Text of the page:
Rudy is the current man of the hour in presidential politics.
The former mayor of New York is the cover story in the latest issues of Newsweek and New York Magazine.
Time's 2001 Person of the Year is leading in most of the polls over Senator John McCain as the candidate Republicans favor for president in 2008.
The former Associate Attorney General and US Attorney for the Southern District of New York was a speaker at the Conservative Political Action Conference in Washington, DC last week and is planning his first campaign trip to Iowa next month.
Hizzoner is on a roll. How long it will last, what substance is behind it and how he will play to conservative audiences across the country remains to be seen. Republicans will be choosing a candidate for president who is the opposite of the current unpopular president. New Yorker Giuliani would fit that description. He may agree with President Bush on Iraq and other domestic and foreign policy issues but no one would ever confuse the two GOP leaders. They have totally different personalities.
Giuliani, who became known as America's Mayor for his heroic performance on 9/11 and the days after our country's worst terrorist attack, transformed himself into an American icon.
The Brooklyn native is now primarily known for his efforts to save lives and keep New York City afloat during those dark days in 2001. He is forever cast in that image with most Americans.
In fact, most Americans when asked about Giuliani, come up with the response that he is a hero who symbolizes America's determination to fight terrorism and who protects our way of life in the face of the horrible events on 9/11.
The graduate of New York University Law School is seen as a tough, strong and dependable leader.
This seems to be the main, and some say his only, campaign strategy to capture the White House in 2008.
And, it may work. American voters are hungry for competent leaders who have faced adversity and come out as a winner. His image as a strong leader may be enough to overcome his three marriages and his so-called liberal views on abortion, gun control and gay rights.
The avid New York Yankees fan is known for his quick temper, stubbornness and arrogance. He doesn't handle criticism well according to those close to him.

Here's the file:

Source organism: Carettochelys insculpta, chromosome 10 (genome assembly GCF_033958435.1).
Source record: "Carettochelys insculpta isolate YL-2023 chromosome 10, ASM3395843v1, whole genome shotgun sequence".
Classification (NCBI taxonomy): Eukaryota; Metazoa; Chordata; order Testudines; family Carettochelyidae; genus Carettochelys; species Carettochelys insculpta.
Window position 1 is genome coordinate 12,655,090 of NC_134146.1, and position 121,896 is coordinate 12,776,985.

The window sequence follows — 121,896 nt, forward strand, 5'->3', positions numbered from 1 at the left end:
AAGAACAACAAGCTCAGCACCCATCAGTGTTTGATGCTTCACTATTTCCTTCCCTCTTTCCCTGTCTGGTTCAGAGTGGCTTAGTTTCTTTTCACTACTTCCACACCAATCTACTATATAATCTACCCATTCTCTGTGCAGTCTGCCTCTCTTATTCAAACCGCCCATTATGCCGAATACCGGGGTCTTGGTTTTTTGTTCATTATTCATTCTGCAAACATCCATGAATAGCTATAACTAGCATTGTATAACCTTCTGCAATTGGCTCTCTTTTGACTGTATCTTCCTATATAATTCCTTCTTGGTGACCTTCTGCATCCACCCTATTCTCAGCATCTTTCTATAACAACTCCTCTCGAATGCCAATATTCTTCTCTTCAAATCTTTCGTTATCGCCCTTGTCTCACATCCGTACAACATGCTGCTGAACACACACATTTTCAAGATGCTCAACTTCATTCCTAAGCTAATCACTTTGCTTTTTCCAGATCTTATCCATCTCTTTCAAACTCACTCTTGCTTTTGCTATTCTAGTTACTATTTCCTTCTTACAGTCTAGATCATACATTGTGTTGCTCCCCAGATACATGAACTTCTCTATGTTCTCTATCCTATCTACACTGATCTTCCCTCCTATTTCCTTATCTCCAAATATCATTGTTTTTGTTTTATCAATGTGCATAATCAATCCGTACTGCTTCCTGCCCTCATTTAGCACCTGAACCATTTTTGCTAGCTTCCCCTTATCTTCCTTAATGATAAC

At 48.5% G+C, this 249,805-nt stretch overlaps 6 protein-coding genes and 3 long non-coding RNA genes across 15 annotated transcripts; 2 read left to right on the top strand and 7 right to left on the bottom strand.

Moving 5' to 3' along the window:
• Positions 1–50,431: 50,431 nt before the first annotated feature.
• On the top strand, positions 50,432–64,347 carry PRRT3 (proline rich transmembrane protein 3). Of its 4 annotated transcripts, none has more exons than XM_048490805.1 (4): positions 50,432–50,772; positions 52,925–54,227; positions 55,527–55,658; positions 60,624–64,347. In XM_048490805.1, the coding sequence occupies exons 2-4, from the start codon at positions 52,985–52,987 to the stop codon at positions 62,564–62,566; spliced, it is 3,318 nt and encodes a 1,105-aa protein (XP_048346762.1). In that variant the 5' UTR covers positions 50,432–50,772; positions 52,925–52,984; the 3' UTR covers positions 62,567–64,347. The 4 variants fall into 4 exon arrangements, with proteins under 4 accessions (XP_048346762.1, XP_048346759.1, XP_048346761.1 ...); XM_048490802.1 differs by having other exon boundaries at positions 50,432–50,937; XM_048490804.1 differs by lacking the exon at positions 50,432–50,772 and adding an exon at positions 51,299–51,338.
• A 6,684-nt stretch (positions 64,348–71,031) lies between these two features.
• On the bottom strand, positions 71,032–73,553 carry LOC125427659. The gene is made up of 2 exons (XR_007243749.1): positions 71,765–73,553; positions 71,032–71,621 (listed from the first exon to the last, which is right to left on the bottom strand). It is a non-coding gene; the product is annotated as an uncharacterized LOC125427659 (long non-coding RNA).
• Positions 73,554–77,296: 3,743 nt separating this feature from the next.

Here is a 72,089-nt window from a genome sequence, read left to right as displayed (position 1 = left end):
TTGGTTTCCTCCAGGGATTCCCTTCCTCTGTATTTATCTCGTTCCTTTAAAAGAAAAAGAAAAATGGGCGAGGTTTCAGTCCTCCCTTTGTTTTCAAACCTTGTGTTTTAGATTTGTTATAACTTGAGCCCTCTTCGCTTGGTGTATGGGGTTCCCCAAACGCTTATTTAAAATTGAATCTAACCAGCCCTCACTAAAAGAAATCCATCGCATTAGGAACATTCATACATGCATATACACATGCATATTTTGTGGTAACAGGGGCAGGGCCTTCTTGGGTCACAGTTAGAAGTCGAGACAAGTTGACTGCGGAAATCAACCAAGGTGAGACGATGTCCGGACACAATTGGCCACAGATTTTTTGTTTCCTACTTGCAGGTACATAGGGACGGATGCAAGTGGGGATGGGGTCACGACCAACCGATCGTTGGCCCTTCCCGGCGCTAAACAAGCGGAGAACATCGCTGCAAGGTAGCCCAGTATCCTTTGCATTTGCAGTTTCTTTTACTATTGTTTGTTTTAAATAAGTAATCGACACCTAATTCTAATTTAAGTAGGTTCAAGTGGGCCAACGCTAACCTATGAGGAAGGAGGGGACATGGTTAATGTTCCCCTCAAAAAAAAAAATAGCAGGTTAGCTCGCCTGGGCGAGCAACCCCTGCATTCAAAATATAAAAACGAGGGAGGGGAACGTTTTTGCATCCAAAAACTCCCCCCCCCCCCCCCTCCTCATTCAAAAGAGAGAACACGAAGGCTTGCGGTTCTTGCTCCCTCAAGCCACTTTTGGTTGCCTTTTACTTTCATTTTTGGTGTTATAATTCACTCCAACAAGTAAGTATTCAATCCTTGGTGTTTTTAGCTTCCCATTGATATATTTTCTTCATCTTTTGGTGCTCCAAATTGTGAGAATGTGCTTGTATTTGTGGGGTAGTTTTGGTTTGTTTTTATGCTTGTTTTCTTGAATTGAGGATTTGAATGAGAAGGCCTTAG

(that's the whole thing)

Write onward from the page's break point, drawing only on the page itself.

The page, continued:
He has little foreign policy experience and his highest job has been as mayor of New York, normally not a stepping stone to the White House.
However, the man who really became a legend for his performance on that tragic day in 2001, may be able to capture the GOP nomination and 1600 Pennsylvania Avenue on the strength of 9/11. Conservatives may overlook some of his more liberal views if they feel they have a winner on their hands. In the general election he would be a formidable candidate against either Senators Clinton or Obama.
Looking at his pre 9/11 accomplishments one can point to the fact that in an overwhelmingly Democratic city "in 1993, Rudy became the first Republican Mayor of the City of New York in a generation.
According to his Join Rudy 2008 website "Under Mayor Giuliani's leadership, overall crime was cut by 57%, murder was cut by nearly 70%, and New York City-once considered the crime capital of the country-was recognized by the FBI as the safest large city in America."
Giuliani can also point to his job creating, welfare reducing, and financially successful skills when he was mayor.
So, he does have a track record of accomplishment. He does seem successful. He is, indeed, successful, today as an entrepreneur, businessman, author and speaker.
He is running against another true American hero, John McCain. He is running against another very successful businessman, Mitt Romney. And Giuliani is both a hero and successful businessman.
On the other hand, the former crime fighter is not a particularly dynamic speaker. At the moment, he isn't that well versed on many of the other issues of the day besides terrorism and urban topics.
He does not have a nationally known campaign staff and he has yet to be tested on the campaign trail. His temper and stubbornness could do him in and his lack of knowledge on some key issues might make him look less presidential.
But, in a country looking for competence, strength and leadership America's Mayor may be the answer we are all looking for.
It will not be a candidate's views on Iraq, Iran, North Korea, global warming, welfare or Social Security that will put one of these politicians in the White House. It will be how the American voter sees the candidate's true character and how they feel he or she will perform in an emergency.
Rudy Giuliani has passed the test with flying colors on how he reacts in an emergency. If the former New York mayor can convince us he is also a man of character he could fool all of the pundits and find himself sitting in the Oval Office in January, 2009.